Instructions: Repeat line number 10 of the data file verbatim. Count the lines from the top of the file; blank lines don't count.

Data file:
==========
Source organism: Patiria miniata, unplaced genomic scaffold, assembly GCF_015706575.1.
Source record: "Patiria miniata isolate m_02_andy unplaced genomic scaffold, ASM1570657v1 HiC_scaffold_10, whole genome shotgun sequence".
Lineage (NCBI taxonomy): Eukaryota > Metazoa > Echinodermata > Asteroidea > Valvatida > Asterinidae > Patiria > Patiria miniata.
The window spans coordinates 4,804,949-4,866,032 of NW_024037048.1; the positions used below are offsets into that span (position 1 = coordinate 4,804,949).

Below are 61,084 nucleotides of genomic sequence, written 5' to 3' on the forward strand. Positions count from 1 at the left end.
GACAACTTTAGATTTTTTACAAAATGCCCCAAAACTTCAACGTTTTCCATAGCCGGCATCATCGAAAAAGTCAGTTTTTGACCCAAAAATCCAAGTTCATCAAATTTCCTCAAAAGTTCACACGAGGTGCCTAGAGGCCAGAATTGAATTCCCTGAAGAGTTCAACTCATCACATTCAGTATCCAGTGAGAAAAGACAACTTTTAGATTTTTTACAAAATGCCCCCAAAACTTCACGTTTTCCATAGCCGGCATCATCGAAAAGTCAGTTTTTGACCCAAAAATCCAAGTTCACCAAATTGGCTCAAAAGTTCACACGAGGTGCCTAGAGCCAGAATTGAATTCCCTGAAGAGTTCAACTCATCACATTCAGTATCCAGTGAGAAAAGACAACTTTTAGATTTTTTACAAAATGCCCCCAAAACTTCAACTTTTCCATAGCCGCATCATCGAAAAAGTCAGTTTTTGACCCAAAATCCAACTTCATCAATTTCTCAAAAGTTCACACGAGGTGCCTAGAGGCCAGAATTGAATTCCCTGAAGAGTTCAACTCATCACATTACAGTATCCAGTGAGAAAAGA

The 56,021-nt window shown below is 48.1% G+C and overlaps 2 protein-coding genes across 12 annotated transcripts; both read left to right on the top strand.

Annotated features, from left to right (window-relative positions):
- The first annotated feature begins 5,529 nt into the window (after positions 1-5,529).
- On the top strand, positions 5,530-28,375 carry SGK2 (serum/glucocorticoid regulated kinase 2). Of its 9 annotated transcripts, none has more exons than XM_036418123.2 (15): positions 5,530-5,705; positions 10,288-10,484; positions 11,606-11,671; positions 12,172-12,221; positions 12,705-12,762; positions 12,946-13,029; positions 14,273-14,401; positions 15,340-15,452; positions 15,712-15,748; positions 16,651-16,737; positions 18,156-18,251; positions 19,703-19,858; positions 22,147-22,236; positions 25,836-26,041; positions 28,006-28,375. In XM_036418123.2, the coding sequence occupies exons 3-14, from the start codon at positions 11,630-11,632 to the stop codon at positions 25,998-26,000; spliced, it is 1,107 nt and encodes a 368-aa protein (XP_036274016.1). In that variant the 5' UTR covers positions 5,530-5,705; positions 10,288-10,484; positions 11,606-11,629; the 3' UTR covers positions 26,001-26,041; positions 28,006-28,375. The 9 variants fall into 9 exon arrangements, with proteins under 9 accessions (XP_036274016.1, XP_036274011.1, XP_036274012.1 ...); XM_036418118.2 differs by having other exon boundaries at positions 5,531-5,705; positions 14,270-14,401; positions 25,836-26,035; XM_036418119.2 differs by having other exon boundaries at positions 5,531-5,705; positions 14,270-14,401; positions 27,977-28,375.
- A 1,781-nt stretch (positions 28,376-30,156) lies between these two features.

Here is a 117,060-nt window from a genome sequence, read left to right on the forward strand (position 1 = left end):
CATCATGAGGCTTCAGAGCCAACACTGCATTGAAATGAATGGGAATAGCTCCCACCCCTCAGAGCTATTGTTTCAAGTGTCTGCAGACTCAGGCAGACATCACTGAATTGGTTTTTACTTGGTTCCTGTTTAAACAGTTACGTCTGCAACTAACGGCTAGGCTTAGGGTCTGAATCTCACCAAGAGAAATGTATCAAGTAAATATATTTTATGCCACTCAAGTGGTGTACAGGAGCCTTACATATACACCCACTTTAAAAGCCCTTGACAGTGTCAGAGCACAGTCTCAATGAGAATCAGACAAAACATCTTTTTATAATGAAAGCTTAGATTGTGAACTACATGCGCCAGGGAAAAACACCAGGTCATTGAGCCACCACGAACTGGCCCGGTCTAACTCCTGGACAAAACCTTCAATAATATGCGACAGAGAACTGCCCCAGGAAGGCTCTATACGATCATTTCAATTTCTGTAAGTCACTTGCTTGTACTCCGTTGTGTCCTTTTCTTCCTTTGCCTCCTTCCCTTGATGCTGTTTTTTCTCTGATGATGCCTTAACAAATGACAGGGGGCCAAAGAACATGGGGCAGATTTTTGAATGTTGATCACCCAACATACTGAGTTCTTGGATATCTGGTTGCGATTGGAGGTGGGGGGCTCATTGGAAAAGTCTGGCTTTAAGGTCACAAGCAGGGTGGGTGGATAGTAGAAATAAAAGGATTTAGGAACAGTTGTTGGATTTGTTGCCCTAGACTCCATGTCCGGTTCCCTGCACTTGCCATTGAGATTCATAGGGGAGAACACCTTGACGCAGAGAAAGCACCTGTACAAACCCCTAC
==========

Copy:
- On the top strand, positions 5,530-28,375 carry SGK2 (serum/glucocorticoid regulated kinase 2). Of its 9 annotated transcripts, none has more exons than XM_036418123.2 (15): positions 5,530-5,705; positions 10,288-10,484; positions 11,606-11,671; positions 12,172-12,221; positions 12,705-12,762; positions 12,946-13,029; positions 14,273-14,401; positions 15,340-15,452; positions 15,712-15,748; positions 16,651-16,737; positions 18,156-18,251; positions 19,703-19,858; positions 22,147-22,236; positions 25,836-26,041; positions 28,006-28,375. In XM_036418123.2, the coding sequence occupies exons 3-14, from the start codon at positions 11,630-11,632 to the stop codon at positions 25,998-26,000; spliced, it is 1,107 nt and encodes a 368-aa protein (XP_036274016.1). In that variant the 5' UTR covers positions 5,530-5,705; positions 10,288-10,484; positions 11,606-11,629; the 3' UTR covers positions 26,001-26,041; positions 28,006-28,375. The 9 variants fall into 9 exon arrangements, with proteins under 9 accessions (XP_036274016.1, XP_036274011.1, XP_036274012.1 ...); XM_036418118.2 differs by having other exon boundaries at positions 5,531-5,705; positions 14,270-14,401; positions 25,836-26,035; XM_036418119.2 differs by having other exon boundaries at positions 5,531-5,705; positions 14,270-14,401; positions 27,977-28,375.